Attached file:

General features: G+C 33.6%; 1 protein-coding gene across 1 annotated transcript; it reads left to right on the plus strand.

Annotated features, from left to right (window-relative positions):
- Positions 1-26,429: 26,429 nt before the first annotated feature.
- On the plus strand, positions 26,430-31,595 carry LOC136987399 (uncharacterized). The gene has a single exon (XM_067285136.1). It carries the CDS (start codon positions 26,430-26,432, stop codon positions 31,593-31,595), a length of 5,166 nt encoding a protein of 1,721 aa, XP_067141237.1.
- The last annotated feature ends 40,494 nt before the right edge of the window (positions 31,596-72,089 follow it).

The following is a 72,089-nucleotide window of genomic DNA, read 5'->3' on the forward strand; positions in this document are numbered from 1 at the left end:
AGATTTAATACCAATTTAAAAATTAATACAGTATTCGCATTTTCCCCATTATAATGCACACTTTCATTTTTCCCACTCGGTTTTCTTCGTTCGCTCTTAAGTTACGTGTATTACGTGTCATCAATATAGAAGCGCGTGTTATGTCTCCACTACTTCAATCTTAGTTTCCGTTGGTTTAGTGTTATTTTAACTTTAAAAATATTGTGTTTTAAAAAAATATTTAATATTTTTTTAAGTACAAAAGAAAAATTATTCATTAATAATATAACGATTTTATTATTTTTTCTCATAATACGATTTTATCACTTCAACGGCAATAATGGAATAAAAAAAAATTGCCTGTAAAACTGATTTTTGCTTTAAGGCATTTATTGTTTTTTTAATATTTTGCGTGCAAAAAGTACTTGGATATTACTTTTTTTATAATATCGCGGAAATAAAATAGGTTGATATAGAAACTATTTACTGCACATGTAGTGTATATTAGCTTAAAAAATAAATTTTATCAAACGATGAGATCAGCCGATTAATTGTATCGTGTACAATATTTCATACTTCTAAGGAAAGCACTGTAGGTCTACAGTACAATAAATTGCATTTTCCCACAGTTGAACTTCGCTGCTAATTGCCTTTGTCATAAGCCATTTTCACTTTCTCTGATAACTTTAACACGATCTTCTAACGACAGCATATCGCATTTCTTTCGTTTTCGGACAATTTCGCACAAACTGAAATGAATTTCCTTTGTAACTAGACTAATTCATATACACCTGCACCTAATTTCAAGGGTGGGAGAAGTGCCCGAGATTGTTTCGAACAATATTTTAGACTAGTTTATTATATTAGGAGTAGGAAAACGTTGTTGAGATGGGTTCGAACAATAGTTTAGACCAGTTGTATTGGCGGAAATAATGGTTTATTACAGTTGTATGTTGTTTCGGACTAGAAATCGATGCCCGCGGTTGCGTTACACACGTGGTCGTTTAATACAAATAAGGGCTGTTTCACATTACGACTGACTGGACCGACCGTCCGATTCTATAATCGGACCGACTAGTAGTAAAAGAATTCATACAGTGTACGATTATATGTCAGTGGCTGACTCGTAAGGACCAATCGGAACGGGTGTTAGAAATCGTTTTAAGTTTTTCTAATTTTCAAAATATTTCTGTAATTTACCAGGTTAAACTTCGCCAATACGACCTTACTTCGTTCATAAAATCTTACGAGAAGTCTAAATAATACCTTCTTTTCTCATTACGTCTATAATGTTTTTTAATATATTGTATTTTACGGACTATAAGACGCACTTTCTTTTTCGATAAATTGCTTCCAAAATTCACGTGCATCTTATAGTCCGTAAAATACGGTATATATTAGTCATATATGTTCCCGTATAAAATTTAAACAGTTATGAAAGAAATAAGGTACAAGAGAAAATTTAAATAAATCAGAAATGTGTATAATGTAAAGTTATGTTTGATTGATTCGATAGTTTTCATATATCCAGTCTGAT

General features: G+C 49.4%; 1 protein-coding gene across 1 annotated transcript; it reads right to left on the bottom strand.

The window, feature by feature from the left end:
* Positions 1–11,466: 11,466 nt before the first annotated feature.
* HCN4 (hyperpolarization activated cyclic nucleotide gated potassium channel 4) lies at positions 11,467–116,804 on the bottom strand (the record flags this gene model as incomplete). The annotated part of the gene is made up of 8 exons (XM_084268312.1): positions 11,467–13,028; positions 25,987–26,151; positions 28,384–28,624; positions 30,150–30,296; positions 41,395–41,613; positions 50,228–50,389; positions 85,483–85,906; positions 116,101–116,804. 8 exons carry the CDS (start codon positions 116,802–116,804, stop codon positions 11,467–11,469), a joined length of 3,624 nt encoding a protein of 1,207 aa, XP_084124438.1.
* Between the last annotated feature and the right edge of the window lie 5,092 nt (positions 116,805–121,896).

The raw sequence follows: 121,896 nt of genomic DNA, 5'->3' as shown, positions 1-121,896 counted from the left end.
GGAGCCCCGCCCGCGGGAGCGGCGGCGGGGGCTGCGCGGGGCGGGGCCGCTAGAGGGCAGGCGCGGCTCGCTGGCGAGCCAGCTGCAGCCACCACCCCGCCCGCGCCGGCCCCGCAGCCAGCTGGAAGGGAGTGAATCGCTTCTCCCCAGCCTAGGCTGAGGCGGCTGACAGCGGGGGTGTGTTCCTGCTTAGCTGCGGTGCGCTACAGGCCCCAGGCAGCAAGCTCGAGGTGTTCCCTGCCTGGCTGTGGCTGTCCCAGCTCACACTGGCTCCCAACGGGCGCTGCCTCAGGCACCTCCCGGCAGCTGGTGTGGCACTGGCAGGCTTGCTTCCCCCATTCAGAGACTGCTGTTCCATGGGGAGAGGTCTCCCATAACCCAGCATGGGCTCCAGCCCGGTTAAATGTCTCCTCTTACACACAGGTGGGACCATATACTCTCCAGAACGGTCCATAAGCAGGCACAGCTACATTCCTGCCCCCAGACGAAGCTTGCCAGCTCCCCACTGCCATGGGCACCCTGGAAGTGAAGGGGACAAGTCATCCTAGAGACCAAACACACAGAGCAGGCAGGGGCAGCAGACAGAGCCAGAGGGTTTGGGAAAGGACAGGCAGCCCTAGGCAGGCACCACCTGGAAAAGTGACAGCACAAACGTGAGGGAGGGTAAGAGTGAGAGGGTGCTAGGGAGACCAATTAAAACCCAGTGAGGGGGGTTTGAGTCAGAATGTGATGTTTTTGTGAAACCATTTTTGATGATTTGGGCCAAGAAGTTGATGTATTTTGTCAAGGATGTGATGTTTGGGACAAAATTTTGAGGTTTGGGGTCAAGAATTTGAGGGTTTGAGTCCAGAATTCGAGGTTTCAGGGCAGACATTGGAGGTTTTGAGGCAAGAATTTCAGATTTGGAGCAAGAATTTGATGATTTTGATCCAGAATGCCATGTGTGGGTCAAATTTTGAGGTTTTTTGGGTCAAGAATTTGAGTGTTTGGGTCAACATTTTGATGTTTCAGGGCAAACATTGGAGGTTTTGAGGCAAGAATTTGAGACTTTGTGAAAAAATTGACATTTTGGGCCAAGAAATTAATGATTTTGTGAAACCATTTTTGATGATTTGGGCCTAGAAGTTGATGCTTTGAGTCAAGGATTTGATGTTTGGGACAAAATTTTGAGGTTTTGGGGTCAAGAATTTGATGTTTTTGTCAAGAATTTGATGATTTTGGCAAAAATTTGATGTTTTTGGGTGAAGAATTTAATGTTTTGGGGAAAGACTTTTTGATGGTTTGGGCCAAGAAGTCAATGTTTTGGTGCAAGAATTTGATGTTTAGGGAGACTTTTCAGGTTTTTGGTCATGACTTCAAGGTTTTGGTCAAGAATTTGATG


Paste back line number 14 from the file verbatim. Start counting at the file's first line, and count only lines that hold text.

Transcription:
GGAGCCCCGCCCGCGGGAGCGGCGGCGGGGGCTGCGCGGGGCGGGGCCGCTAGAGGGCAGGCGCGGCTCGCTGGCGAGCCAGCTGCAGCCACCACCCCGCCCGCGCCGGCCCCGCAGCCAGCTGGAAGGGAGTGAATCGCTTCTCCCCAGCCTAGGCTGAGGCGGCTGACAGCGGGGGTGTGTTCCTGCTTAGCTGCGGTGCGCTACAGGCCCCAGGCAGCAAGCTCGAGGTGTTCCCTGCCTGGCTGTGGCTGTCCCAGCTCACACTGGCTCCCAACGGGCGCTGCCTCAGGCACCTCCCGGCAGCTGGTGTGGCACTGGCAGGCTTGCTTCCCCCATTCAGAGACTGCTGTTCCATGGGGAGAGGTCTCCCATAACCCAGCATGGGCTCCAGCCCGGTTAAATGTCTCCTCTTACACACAGGTGGGACCATATACTCTCCAGAACGGTCCATAAGCAGGCACAGCTACATTCCTGCCCCCAGACGAAGCTTGCCAGCTCCCCACTGCCATGGGCACCCTGGAAGTGAAGGGGACAAGTCATCCTAGAGACCAAACACACAGAGCAGGCAGGGGCAGCAGACAGAGCCAGAGGGTTTGGGAAAGGACAGGCAGCCCTAGGCAGGCACCACCTGGAAAAGTGACAGCACAAACGTGAGGGAGGGTAAGAGTGAGAGGGTGCTAGGGAGACCAATTAAAACCCAGTGAGGGGGGTTTGAGTCAGAATGTGATGTTTTTGTGAAACCATTTTTGATGATTTGGGCCAAGAAGTTGATGTATTTTGTCAAGGATGTGATGTTTGGGACAAAATTTTGAGGTTTGGGGTCAAGAATTTGAGGGTTTGAGTCCAGAATTCGAGGTTTCAGGGCAGACATTGGAGGTTTTGAGGCAAGAATTTCAGATTTGGAGCAAGAATTTGATGATTTTGATCCAGAATGCCATGTGTGGGTCAAATTTTGAGGTTTTTTGGGTCAAGAATTTGAGTGTTTGGGTCAACATTTTGATGTTTCAGGGCAAACATTGGAGGTTTTGAGGCAAGAATTTGAGACTTTGTGAAAAAATTGACATTTTGGGCCAAGAAATTAATGATTTTGTGAAACCATTTTTGATGATTTGGGCCTAGAAGTTGATGCTTTGAGTCAAGGATTTGATGTTTGGGACAAAATTTTGAGGTTTTGGGGTCAAGAATTTGATGTTTTTGTCAAGAATTTGATGATTTTGGCAAAAATTTGATGTTTTTGGGTGAAGAATTTAATGTTTTGGGGAAAGACTTTTTGATGGTTTGGGCCAAGAAGTCAATGTTTTGGTGCAAGAATTTGATGTTTAGGGAGACTTTTCAGGTTTTTGGTCATGACTTCAAGGTTTTGGTCAAGAATTTGATG